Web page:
Making it through opioid detox can be challenging and if you’re coming off a chronic drug problem, it can be downright excruciating. Opioid abuse disrupts the body’s normal processes, which becomes painfully obvious as the drug leaves your body. How long opioids stay in your system will vary depending on the degree of damage caused by drug use. The good news is many people have successfully completed detox and gone on to live clean and sober lives.
How Do Opioids Work?
Opioids encompass any and all drugs that interact with the body’s own opioid receptors. These include heroin and prescription pain pills, such as morphine and codeine. The pain-relieving effects of opioids stem from the drug’s ability to slow down the body’s chemical processes.
The body has its own opioid receptors, located throughout the brain, central nervous system, and gastrointestinal tract. Opioid receptors release neurotransmitter chemicals, including dopamine, serotonin, and norepinephrine. These chemicals act as messengers that relay information to different parts of the brain and body. They also produce feelings of pleasure, contentment, and well-being when they’re released.
Opioid receptors release these chemicals on an as-needed basis, based on the body’s needs. When you ingest heroin or pills, these receptors respond the same way as they do with the body’s own signals. This ability to activate receptors allows opioid drugs to do substantial harm.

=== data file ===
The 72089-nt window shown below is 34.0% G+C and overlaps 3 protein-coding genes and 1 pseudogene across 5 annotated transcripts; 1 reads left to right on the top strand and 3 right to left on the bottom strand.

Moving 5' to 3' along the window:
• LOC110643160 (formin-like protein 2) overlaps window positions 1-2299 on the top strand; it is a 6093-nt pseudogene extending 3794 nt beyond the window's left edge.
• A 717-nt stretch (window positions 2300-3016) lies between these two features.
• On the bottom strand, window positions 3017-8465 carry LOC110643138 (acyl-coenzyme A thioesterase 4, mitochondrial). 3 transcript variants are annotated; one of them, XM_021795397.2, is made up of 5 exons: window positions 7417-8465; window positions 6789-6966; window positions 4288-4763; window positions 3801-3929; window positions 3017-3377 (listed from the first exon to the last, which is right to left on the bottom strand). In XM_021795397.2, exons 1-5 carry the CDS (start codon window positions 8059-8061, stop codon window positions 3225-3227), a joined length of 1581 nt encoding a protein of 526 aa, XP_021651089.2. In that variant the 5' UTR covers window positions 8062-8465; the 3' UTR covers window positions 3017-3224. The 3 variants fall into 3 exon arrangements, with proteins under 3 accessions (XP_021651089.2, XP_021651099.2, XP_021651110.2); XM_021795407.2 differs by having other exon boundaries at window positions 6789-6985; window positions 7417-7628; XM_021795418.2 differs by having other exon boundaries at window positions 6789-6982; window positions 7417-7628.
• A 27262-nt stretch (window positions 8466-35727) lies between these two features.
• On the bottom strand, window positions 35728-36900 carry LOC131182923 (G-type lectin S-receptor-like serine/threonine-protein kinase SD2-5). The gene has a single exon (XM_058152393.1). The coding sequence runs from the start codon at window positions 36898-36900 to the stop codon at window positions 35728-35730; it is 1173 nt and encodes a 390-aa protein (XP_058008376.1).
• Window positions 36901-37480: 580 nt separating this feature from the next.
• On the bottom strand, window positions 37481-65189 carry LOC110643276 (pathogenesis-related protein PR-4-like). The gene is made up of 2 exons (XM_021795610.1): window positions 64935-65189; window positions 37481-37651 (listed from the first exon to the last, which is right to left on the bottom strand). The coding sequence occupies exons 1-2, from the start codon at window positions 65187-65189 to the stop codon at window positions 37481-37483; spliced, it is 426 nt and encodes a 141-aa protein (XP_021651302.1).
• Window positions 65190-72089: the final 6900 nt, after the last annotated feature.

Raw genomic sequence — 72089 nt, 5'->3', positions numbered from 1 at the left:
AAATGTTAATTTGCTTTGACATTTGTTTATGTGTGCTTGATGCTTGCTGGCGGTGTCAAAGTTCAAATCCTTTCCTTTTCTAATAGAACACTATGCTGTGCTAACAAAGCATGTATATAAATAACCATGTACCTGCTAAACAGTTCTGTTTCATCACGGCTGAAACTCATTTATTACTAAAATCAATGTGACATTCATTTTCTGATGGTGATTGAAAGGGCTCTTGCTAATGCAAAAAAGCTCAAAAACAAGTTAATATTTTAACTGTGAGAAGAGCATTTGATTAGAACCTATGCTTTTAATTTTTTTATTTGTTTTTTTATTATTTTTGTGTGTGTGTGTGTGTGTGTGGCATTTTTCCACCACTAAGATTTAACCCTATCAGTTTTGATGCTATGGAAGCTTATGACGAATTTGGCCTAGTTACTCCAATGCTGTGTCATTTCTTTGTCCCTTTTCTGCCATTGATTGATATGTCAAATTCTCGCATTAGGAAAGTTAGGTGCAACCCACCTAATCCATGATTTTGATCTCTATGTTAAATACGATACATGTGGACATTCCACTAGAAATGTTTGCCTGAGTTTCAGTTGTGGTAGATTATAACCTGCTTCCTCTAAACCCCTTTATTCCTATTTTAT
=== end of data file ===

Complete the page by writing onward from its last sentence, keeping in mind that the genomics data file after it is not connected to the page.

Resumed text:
While opioids will leave the body at some point, their effects can leave considerable damage behind. This means certain aftereffects may linger long after opioids have left your system. In this respect, how long opioids stay in your system and how long opioids impact your physical and mental well-being are two different time-frames. After months or years of abuse, opioid effects have slowed down the body’s systems and negatively impacted your health. Since opioid receptors exist in areas that regulate several of the body’s functions (brain, central nervous system, gastrointestinal tract), health problems can take any number of forms depending on your physical makeup. When chronic drug abuse is an issue, severe health problems can be expected. All of this means your overall health upon starting detox will influence how long opioids stay in your system. Other factors that affect your detox progress include: